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Run at the Rock race report ... aka things I learned today (Read 922 times)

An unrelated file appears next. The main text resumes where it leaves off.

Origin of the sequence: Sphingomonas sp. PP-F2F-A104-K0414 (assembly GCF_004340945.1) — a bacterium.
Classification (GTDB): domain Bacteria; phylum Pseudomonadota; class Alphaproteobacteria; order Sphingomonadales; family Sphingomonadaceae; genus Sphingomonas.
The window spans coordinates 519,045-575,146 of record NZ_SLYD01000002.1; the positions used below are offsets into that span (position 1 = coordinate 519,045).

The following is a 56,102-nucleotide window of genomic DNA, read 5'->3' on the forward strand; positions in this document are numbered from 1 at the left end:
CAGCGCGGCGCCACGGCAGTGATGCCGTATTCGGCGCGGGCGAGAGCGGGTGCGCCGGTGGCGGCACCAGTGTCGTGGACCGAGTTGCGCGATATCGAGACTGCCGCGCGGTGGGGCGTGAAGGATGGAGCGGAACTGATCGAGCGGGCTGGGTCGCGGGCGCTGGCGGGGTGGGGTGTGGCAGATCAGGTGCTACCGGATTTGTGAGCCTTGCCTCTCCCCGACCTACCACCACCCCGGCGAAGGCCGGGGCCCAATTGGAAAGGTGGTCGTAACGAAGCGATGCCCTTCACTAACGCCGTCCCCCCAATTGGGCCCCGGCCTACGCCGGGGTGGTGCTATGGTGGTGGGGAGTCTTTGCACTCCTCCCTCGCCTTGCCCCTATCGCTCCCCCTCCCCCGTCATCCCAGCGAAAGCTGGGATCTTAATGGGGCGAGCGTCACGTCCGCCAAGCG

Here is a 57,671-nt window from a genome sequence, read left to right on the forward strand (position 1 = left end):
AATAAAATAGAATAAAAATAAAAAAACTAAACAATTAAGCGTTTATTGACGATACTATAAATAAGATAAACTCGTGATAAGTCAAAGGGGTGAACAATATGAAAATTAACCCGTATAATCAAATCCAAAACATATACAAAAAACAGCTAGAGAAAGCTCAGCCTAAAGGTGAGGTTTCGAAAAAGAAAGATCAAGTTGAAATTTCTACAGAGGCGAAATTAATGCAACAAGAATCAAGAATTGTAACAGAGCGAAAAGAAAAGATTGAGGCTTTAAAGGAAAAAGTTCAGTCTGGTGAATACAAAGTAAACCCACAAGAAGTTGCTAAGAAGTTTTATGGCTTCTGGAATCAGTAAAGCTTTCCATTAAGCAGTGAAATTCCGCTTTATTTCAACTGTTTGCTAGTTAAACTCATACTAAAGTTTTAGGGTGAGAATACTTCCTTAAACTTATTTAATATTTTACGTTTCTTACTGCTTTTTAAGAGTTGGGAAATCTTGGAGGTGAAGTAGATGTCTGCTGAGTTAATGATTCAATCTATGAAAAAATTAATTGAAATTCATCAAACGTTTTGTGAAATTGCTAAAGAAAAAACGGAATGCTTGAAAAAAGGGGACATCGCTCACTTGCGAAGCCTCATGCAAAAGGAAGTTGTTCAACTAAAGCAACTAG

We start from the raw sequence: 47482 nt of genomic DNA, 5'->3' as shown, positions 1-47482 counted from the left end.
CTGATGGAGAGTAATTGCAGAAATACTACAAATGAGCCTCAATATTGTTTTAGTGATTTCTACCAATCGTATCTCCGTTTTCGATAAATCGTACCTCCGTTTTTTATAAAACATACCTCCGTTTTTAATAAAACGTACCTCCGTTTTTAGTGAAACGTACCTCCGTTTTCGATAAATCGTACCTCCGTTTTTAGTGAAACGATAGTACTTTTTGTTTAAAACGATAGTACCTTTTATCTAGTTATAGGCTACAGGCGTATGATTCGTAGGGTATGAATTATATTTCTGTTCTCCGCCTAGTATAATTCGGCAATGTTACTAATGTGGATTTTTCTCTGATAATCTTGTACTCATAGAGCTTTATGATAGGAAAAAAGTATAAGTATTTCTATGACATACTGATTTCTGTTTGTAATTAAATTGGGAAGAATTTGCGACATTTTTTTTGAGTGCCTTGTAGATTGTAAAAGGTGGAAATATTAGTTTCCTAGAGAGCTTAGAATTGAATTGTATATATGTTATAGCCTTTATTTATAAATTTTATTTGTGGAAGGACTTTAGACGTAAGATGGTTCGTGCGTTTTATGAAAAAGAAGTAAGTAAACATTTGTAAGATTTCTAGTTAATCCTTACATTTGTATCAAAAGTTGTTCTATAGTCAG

For starters, here's the race website: http://www.runattherock.com. It's a beautiful, mostly wooded course set in hills. Um... lots of hills. The weather was lovely, since it's stopped raining. Um ... rain for the whole week before a trail run is a bad thing. The website describes the course as "challenging." Um ... they meant it! You could sum up my race with two words: woefully unprepared! However, I did learn a lot! Here's what I learned about trail racing today. 1) As mentioned above, rain for the whole week before a trail run is a bad thing. There were parts of the run that were not a shoe-sucking quagmire. Maybe half, at most. 2) Mud can steal shoes. 3) I'm not the only one who falls down. (Note: I did better than many people in this department, as I only fell once and only rolled my ankle once...) 4) If you step really quickly you can kinda-sorta run across a muddy area without sinking in to it. Um... kinda-sorta, anyway. 5) Trail-blazing through dense underbrush can be faster and take less effort than staying on the trail. 6) If you're offered pieces of banana along with your gatorade/water at the aid station, chug your drink first and then try to eat the banana. Having a mouthful of banana makes drinking difficult! Trying to breathe through that same mouth while it's full of banana and gatorade is a waste of time at best! :: ahem:: Blush 7) If a web-site says a course is challenging, they probably mean it. (Without the mud, that is!) For some reason I had hopes that it would be similar to the "trail" 10K I'd run earlier in the year. It was nothing like it!!! 8) Constantly running on the side of the trail so that the swarms of people passing you can get by is extra-wearying. 9) When you suspect at a half mile into the 14 mile course that you got in way over your head... you probably did. 10) A 14 mile course that is really a 7 mile loop run twice... can suddenly become a 7 mile course! 11) When preparing for race day, pack an extra pair of socks and shoes in the car to change into after the race. 12) The trails I've trained on were nothing like these. I need to find harder trails. 13) Racing in shoes wet from splashing across streams makes for nasty blisters. By the end of the first loop, I was half-way through the allotted time before they closed the course, my energy was 80% gone, my joints and muscles were severely complaining from the unaccustomed strains of (muddy) trail racing, and I knew that if I tried to continue on at this pace I was going to hurt myself. So I wisely but sadly decided that I would finish at 7 miles. There was, after all, both a 7 mile and 14 mile division. It's just that I'd signed up for, and had planned to complete, the 14 miles. Black eye However, I don't think I've ever had so much fun getting my butt whooped! I am definitely going to keep my eyes open for more trail races! To do list: 1) Go back to my regular trails and tell them I met their big sister... and that she was ugly and wore combat boots! 2) Rematch next year...